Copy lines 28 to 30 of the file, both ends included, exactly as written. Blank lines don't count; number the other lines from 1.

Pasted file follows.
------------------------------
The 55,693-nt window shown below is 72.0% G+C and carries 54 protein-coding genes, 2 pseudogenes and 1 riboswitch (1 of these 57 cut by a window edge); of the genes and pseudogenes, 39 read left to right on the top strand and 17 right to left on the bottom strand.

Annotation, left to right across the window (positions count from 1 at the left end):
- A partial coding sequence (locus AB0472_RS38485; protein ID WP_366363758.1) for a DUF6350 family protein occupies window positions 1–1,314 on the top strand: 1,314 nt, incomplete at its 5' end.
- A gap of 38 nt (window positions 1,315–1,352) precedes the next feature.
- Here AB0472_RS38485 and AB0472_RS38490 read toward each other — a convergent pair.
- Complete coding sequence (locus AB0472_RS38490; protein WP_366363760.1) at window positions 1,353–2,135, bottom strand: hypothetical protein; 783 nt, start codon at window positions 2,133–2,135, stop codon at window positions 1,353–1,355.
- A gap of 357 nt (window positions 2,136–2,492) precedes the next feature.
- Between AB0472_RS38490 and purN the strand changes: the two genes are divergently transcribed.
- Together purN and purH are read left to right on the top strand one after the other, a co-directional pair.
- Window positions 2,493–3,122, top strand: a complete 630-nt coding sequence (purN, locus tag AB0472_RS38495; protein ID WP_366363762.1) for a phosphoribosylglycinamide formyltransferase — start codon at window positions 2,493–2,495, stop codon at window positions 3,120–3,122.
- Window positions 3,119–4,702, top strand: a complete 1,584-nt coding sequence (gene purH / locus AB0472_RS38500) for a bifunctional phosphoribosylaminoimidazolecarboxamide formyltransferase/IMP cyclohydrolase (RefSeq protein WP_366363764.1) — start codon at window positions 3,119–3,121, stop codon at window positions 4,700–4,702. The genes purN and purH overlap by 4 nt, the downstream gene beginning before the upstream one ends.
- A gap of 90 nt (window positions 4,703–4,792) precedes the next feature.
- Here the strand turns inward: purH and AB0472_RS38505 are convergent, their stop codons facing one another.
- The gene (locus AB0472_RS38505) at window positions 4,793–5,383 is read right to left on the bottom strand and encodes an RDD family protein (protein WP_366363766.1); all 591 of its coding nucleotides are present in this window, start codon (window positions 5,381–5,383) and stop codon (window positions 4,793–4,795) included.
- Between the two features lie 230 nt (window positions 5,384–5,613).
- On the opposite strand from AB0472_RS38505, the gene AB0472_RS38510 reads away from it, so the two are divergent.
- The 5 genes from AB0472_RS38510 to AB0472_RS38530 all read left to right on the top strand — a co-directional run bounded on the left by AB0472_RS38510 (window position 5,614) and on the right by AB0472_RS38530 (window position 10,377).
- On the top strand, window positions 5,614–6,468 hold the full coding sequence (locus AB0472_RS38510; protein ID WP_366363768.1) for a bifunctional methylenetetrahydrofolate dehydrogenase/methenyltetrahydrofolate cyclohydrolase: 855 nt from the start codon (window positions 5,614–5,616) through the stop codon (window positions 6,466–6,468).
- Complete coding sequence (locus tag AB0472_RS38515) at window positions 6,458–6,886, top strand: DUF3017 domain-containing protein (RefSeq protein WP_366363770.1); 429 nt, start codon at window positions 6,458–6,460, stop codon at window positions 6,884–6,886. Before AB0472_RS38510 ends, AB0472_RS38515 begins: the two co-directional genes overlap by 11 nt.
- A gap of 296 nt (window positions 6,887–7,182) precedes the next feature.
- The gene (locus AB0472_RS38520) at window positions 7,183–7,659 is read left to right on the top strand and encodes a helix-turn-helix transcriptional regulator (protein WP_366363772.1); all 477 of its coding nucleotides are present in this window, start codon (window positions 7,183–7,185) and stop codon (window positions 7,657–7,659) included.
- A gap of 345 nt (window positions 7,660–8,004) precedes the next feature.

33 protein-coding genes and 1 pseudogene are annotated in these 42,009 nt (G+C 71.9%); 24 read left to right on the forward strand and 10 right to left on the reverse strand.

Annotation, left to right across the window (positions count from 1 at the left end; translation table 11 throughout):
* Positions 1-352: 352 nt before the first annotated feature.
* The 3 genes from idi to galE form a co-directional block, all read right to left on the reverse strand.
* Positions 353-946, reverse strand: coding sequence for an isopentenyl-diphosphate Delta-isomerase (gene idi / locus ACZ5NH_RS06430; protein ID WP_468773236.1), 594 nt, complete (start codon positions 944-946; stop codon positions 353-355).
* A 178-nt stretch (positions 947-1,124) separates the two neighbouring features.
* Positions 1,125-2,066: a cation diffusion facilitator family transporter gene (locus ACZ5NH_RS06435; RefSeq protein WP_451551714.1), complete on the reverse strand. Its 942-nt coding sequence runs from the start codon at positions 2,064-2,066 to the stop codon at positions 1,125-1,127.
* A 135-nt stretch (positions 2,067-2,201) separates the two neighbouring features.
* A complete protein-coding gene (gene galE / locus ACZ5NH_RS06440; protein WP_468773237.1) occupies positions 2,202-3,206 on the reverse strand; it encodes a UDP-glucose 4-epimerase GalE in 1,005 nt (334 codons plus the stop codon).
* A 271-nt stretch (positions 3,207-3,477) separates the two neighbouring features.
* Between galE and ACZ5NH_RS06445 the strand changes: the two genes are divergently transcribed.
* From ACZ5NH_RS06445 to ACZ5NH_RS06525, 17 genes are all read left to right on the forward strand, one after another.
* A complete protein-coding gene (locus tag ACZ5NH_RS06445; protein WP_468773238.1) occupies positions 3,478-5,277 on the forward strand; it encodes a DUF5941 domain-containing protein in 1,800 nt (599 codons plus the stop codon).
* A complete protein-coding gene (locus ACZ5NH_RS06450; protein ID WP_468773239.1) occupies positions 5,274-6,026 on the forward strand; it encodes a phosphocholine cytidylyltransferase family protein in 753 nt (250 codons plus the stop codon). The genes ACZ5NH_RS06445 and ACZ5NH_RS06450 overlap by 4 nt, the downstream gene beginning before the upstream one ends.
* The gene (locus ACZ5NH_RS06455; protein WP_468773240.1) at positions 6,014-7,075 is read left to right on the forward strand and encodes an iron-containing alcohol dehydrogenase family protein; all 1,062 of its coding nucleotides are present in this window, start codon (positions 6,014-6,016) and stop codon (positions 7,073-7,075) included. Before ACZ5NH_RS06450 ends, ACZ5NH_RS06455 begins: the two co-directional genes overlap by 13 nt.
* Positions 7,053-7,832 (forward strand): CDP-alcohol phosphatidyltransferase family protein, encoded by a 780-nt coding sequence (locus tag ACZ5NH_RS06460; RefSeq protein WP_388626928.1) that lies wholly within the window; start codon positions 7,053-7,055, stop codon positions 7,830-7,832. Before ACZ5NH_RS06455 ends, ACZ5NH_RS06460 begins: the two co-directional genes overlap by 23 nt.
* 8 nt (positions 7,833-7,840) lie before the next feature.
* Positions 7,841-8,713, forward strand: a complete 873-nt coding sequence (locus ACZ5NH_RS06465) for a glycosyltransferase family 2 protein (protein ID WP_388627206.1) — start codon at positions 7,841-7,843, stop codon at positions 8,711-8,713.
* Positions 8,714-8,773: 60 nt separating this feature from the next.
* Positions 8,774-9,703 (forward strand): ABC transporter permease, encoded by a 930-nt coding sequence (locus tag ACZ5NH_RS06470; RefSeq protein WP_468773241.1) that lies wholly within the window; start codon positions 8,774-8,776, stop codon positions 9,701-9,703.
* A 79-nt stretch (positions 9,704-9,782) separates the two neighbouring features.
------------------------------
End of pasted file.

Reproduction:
* A 178-nt stretch (positions 947-1,124) separates the two neighbouring features.
* Positions 1,125-2,066: a cation diffusion facilitator family transporter gene (locus ACZ5NH_RS06435; RefSeq protein WP_451551714.1), complete on the reverse strand. Its 942-nt coding sequence runs from the start codon at positions 2,064-2,066 to the stop codon at positions 1,125-1,127.
* A 135-nt stretch (positions 2,067-2,201) separates the two neighbouring features.